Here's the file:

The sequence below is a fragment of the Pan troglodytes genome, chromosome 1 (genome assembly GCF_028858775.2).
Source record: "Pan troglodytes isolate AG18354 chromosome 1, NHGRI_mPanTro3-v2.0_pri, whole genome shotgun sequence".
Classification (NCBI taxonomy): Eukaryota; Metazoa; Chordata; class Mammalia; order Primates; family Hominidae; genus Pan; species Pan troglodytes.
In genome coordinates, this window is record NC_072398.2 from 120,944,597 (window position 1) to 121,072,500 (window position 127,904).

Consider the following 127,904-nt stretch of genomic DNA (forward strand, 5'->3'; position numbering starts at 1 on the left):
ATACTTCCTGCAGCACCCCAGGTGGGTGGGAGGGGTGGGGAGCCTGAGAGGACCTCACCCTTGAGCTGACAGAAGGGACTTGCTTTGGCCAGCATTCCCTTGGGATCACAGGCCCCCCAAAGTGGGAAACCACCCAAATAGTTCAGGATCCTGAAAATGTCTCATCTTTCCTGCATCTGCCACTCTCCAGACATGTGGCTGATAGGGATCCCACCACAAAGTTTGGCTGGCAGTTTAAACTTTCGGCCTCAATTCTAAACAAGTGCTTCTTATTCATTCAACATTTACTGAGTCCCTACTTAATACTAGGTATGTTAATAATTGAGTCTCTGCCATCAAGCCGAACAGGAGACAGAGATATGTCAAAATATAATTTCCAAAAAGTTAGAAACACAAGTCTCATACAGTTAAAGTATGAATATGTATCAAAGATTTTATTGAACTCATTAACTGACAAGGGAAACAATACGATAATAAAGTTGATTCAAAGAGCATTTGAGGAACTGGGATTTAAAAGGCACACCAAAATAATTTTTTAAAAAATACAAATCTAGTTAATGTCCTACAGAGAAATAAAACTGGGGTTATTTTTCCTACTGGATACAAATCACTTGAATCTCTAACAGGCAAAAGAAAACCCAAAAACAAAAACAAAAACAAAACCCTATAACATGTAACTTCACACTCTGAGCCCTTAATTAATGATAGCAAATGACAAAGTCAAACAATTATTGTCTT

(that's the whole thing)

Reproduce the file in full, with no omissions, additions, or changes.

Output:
The sequence below is a fragment of the Pan troglodytes genome, chromosome 1 (genome assembly GCF_028858775.2).
Source record: "Pan troglodytes isolate AG18354 chromosome 1, NHGRI_mPanTro3-v2.0_pri, whole genome shotgun sequence".
Classification (NCBI taxonomy): Eukaryota; Metazoa; Chordata; class Mammalia; order Primates; family Hominidae; genus Pan; species Pan troglodytes.
In genome coordinates, this window is record NC_072398.2 from 120,944,597 (window position 1) to 121,072,500 (window position 127,904).

Consider the following 127,904-nt stretch of genomic DNA (forward strand, 5'->3'; position numbering starts at 1 on the left):
ATACTTCCTGCAGCACCCCAGGTGGGTGGGAGGGGTGGGGAGCCTGAGAGGACCTCACCCTTGAGCTGACAGAAGGGACTTGCTTTGGCCAGCATTCCCTTGGGATCACAGGCCCCCCAAAGTGGGAAACCACCCAAATAGTTCAGGATCCTGAAAATGTCTCATCTTTCCTGCATCTGCCACTCTCCAGACATGTGGCTGATAGGGATCCCACCACAAAGTTTGGCTGGCAGTTTAAACTTTCGGCCTCAATTCTAAACAAGTGCTTCTTATTCATTCAACATTTACTGAGTCCCTACTTAATACTAGGTATGTTAATAATTGAGTCTCTGCCATCAAGCCGAACAGGAGACAGAGATATGTCAAAATATAATTTCCAAAAAGTTAGAAACACAAGTCTCATACAGTTAAAGTATGAATATGTATCAAAGATTTTATTGAACTCATTAACTGACAAGGGAAACAATACGATAATAAAGTTGATTCAAAGAGCATTTGAGGAACTGGGATTTAAAAGGCACACCAAAATAATTTTTTAAAAAATACAAATCTAGTTAATGTCCTACAGAGAAATAAAACTGGGGTTATTTTTCCTACTGGATACAAATCACTTGAATCTCTAACAGGCAAAAGAAAACCCAAAAACAAAAACAAAAACAAAACCCTATAACATGTAACTTCACACTCTGAGCCCTTAATTAATGATAGCAAATGACAAAGTCAAACAATTATTGTCTT